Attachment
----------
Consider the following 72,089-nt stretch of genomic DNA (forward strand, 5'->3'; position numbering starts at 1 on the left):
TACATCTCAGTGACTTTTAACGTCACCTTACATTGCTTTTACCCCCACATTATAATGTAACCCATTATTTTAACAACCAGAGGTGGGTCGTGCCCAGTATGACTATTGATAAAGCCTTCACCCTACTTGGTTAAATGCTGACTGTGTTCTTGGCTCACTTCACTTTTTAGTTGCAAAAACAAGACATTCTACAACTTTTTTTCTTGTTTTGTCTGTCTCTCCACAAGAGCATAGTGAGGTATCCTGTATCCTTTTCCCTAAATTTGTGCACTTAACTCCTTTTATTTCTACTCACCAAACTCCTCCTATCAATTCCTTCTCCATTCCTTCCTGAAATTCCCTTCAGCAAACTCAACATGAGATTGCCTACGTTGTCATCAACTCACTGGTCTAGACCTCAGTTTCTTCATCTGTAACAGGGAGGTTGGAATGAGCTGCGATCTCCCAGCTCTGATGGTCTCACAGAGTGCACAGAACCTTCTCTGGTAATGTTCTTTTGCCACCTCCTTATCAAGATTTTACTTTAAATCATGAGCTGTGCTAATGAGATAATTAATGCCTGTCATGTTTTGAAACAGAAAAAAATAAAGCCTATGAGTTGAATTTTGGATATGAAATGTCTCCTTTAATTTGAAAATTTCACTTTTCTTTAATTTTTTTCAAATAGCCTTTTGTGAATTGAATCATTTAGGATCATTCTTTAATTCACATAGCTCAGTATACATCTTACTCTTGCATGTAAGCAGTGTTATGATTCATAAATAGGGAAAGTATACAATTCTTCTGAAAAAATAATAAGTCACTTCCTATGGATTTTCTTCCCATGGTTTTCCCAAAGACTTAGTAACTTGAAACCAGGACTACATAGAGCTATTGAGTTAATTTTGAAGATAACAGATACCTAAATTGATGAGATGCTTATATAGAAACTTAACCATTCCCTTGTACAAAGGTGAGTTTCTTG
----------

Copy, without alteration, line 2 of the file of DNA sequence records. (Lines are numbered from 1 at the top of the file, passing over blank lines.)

TACATCTCAGTGACTTTTAACGTCACCTTACATTGCTTTTACCCCCACATTATAATGTAACCCATTATTTTAACAACCAGAGGTGGGTCGTGCCCAGTATGACTATTGATAAAGCCTTCACCCTACTTGGTTAAATGCTGACTGTGTTCTTGGCTCACTTCACTTTTTAGTTGCAAAAACAAGACATTCTACAACTTTTTTTCTTGTTTTGTCTGTCTCTCCACAAGAGCATAGTGAGGTATCCTGTATCCTTTTCCCTAAATTTGTGCACTTAACTCCTTTTATTTCTACTCACCAAACTCCTCCTATCAATTCCTTCTCCATTCCTTCCTGAAATTCCCTTCAGCAAACTCAACATGAGATTGCCTACGTTGTCATCAACTCACTGGTCTAGACCTCAGTTTCTTCATCTGTAACAGGGAGGTTGGAATGAGCTGCGATCTCCCAGCTCTGATGGTCTCACAGAGTGCACAGAACCTTCTCTGGTAATGTTCTTTTGCCACCTCCTTATCAAGATTTTACTTTAAATCATGAGCTGTGCTAATGAGATAATTAATGCCTGTCATGTTTTGAAACAGAAAAAAATAAAGCCTATGAGTTGAATTTTGGATATGAAATGTCTCCTTTAATTTGAAAATTTCACTTTTCTTTAATTTTTTTCAAATAGCCTTTTGTGAATTGAATCATTTAGGATCATTCTTTAATTCACATAGCTCAGTATACATCTTACTCTTGCATGTAAGCAGTGTTATGATTCATAAATAGGGAAAGTATACAATTCTTCTGAAAAAATAATAAGTCACTTCCTATGGATTTTCTTCCCATGGTTTTCCCAAAGACTTAGTAACTTGAAACCAGGACTACATAGAGCTATTGAGTTAATTTTGAAGATAACAGATACCTAAATTGATGAGATGCTTATATAGAAACTTAACCATTCCCTTGTACAAAGGTGAGTTTCTTG